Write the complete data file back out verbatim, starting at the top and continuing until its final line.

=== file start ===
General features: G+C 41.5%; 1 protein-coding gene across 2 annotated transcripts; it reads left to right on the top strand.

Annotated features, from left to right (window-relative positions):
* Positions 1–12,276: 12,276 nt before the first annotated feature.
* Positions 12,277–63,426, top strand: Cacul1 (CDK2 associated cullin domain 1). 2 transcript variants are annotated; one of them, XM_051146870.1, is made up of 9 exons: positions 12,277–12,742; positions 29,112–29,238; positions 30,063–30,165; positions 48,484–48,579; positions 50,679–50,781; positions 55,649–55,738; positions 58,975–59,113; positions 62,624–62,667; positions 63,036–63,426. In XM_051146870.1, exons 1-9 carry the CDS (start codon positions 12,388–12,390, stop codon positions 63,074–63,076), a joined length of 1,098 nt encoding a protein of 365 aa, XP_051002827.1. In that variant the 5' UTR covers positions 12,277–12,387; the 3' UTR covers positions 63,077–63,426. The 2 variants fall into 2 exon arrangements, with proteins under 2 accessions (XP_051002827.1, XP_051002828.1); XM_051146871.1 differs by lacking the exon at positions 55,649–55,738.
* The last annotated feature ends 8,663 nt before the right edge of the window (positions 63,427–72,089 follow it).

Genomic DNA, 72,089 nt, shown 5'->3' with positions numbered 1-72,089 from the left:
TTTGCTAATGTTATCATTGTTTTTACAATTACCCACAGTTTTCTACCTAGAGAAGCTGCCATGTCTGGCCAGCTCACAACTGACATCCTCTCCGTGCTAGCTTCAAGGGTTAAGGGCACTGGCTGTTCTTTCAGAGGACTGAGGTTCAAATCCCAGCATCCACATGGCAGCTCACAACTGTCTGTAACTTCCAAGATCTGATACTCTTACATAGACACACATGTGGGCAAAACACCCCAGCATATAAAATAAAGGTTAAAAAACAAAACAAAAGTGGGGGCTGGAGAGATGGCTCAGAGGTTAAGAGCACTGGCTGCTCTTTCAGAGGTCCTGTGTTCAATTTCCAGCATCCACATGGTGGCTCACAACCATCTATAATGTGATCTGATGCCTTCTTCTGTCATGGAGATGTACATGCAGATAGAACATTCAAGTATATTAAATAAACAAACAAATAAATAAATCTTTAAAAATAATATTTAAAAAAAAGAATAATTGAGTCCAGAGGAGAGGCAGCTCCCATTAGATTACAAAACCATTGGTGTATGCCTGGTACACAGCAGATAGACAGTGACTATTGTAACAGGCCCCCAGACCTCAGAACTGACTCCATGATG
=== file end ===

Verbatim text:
General features: G+C 41.5%; 1 protein-coding gene across 2 annotated transcripts; it reads left to right on the top strand.

Annotated features, from left to right (window-relative positions):
* Positions 1–12,276: 12,276 nt before the first annotated feature.
* Positions 12,277–63,426, top strand: Cacul1 (CDK2 associated cullin domain 1). 2 transcript variants are annotated; one of them, XM_051146870.1, is made up of 9 exons: positions 12,277–12,742; positions 29,112–29,238; positions 30,063–30,165; positions 48,484–48,579; positions 50,679–50,781; positions 55,649–55,738; positions 58,975–59,113; positions 62,624–62,667; positions 63,036–63,426. In XM_051146870.1, exons 1-9 carry the CDS (start codon positions 12,388–12,390, stop codon positions 63,074–63,076), a joined length of 1,098 nt encoding a protein of 365 aa, XP_051002827.1. In that variant the 5' UTR covers positions 12,277–12,387; the 3' UTR covers positions 63,077–63,426. The 2 variants fall into 2 exon arrangements, with proteins under 2 accessions (XP_051002827.1, XP_051002828.1); XM_051146871.1 differs by lacking the exon at positions 55,649–55,738.
* The last annotated feature ends 8,663 nt before the right edge of the window (positions 63,427–72,089 follow it).

Genomic DNA, 72,089 nt, shown 5'->3' with positions numbered 1-72,089 from the left:
TTTGCTAATGTTATCATTGTTTTTACAATTACCCACAGTTTTCTACCTAGAGAAGCTGCCATGTCTGGCCAGCTCACAACTGACATCCTCTCCGTGCTAGCTTCAAGGGTTAAGGGCACTGGCTGTTCTTTCAGAGGACTGAGGTTCAAATCCCAGCATCCACATGGCAGCTCACAACTGTCTGTAACTTCCAAGATCTGATACTCTTACATAGACACACATGTGGGCAAAACACCCCAGCATATAAAATAAAGGTTAAAAAACAAAACAAAAGTGGGGGCTGGAGAGATGGCTCAGAGGTTAAGAGCACTGGCTGCTCTTTCAGAGGTCCTGTGTTCAATTTCCAGCATCCACATGGTGGCTCACAACCATCTATAATGTGATCTGATGCCTTCTTCTGTCATGGAGATGTACATGCAGATAGAACATTCAAGTATATTAAATAAACAAACAAATAAATAAATCTTTAAAAATAATATTTAAAAAAAAGAATAATTGAGTCCAGAGGAGAGGCAGCTCCCATTAGATTACAAAACCATTGGTGTATGCCTGGTACACAGCAGATAGACAGTGACTATTGTAACAGGCCCCCAGACCTCAGAACTGACTCCATGATG